On the application programming interface (API) side, UHD is used to allow development of deterministic software and transmit/receive commands. Deterministic software tools, waveforms and commands can be ported from one SDR device to another without variations in performance. Deterministic waveforms and pulses can be transmitted at predictable time intervals and for specific durations.
Deterministic performance also allows execution of various commands such as center frequency, sampling rate, filtering method, broadcasting channels, type of broadcast waveform, and so on. Determinism also aids in controlling parameters in transmit and receive functions such as the number of samples sent to the buffer and the size of the buffer.
How FPGAs enhance determinism in SDR solutions
FPGAs, unlike CPUs and ASICs, have highly parallel computing architectures that ensure low and deterministic latency. They are capable of performing a wide range of DSP operations on digitized signals. In most RF systems, applications running on host processors offload compute-intensive tasks to FPGAs for faster computation.
The computation and storage requirements of a signal processing task increase with an increase in the sampling rate. With an SDR system, captured data can be manipulated through decimation and interpolation techniques thereby helping to create more space on a storage device while preserving fidelity.
Assessing and configuring RF systems using software
GNU Radio offers a broad array of tools for controlling and visualizing the signal performance of an RF system. With this software suite, you can visualize the signal in various ways to ensure that you are transmitting or receiving the correct signal. Moreover, GNU Radio allows you to perform a wide range of operations such as pulse shaping and developing modulation and demodulation schemes. By utilizing constellation diagrams, you can assess signals to ensure that modulation scheme errors are minimal and deterministic.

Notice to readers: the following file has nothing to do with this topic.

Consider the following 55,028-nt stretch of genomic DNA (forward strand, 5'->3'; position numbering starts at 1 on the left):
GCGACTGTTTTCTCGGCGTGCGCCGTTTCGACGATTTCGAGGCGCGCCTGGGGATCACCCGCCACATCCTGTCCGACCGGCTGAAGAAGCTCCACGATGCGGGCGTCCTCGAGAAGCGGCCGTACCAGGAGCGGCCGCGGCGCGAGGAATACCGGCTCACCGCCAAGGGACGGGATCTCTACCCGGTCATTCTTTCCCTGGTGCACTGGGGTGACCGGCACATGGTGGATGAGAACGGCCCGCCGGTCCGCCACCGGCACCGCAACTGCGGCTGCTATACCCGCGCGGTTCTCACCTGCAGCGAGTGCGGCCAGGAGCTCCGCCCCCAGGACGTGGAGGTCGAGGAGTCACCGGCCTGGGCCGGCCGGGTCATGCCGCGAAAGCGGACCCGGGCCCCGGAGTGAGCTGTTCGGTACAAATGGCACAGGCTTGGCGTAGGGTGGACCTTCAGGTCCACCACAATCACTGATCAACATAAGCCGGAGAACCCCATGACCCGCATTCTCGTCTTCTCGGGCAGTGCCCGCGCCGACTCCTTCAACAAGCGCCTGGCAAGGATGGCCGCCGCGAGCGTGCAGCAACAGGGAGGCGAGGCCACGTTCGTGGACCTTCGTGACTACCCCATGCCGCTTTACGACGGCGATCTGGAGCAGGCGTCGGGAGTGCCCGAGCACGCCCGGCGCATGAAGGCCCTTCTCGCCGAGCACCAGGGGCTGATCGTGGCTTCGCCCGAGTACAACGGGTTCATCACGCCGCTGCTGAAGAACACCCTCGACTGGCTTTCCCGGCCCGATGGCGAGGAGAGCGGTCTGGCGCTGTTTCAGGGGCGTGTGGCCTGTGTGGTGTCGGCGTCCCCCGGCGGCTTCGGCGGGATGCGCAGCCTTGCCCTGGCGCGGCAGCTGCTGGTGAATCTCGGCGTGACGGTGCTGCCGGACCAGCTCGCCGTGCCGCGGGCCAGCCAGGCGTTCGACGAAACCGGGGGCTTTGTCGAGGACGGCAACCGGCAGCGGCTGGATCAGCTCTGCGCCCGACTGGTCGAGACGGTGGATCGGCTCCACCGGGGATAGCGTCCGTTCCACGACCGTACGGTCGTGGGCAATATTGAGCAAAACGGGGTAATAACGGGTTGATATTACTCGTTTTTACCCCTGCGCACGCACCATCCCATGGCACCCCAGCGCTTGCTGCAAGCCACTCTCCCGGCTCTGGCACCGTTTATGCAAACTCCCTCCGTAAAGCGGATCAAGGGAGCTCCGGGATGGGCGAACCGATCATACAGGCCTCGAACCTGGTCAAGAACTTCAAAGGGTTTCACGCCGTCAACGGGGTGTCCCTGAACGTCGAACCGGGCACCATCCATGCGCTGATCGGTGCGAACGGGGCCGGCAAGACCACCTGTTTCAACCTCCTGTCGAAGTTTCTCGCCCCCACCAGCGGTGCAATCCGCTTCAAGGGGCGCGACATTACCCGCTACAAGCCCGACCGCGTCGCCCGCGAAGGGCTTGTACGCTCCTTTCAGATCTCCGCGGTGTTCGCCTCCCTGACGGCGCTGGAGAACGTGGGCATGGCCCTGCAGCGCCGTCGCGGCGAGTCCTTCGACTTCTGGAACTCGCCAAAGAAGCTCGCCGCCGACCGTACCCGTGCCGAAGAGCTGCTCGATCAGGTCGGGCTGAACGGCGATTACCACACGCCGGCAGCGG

An eye pattern/diagram is a popular tool for assessing the signal performance of a RF system. This time domain visualization is generated by applying repetitively sampled digital data from a receiver to the vertical input and triggering the horizontal sweep using the data rate. The eye diagram is used for assessing various performance measures including inter-symbol interference, length of a signal, synchronization of a signal, presence of undershoots and overshoots and noise level. Figure 1 shows an eye diagram generated using GNU radio.
Some high performance SDR platforms such as Per Vices Cyan feature a Web user interface (UI) for configuring radio systems to ensure deterministic performance. This UI allows configuration of transmit chain, receive chain and clock board. In the receiver chain, this Web UI allows you to configure a wide range of parameters including synthesizer frequency, RFE receiver gain and attenuation. For the receiver DSP chain, it allows you to set various parameters including sampling rate, destination IP links and DSP NCO offset.
The Tx Web UI allows you to configure the entire transmit chain from the radio front end to the digital back end. Some of the RF parameters that it allows you to configure in the radio section include IQ Voltage Bias, DAC NCO offset, synthesizer frequency, dither and gain. For the Tx DSP chain, this Web UI allows you to set DSP NCO offset, IP/MAC address links, UDP port, and sampling rate.